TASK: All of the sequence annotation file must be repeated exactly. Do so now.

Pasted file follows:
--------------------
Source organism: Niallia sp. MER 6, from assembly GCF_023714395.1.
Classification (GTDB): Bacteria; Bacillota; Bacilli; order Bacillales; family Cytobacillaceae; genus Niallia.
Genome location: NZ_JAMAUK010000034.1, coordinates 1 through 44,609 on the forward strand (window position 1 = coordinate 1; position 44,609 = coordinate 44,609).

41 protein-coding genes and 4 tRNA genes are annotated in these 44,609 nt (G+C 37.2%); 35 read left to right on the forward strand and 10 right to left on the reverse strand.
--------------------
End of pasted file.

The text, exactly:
Source organism: Niallia sp. MER 6, from assembly GCF_023714395.1.
Classification (GTDB): Bacteria; Bacillota; Bacilli; order Bacillales; family Cytobacillaceae; genus Niallia.
Genome location: NZ_JAMAUK010000034.1, coordinates 1 through 44,609 on the forward strand (window position 1 = coordinate 1; position 44,609 = coordinate 44,609).

41 protein-coding genes and 4 tRNA genes are annotated in these 44,609 nt (G+C 37.2%); 35 read left to right on the forward strand and 10 right to left on the reverse strand.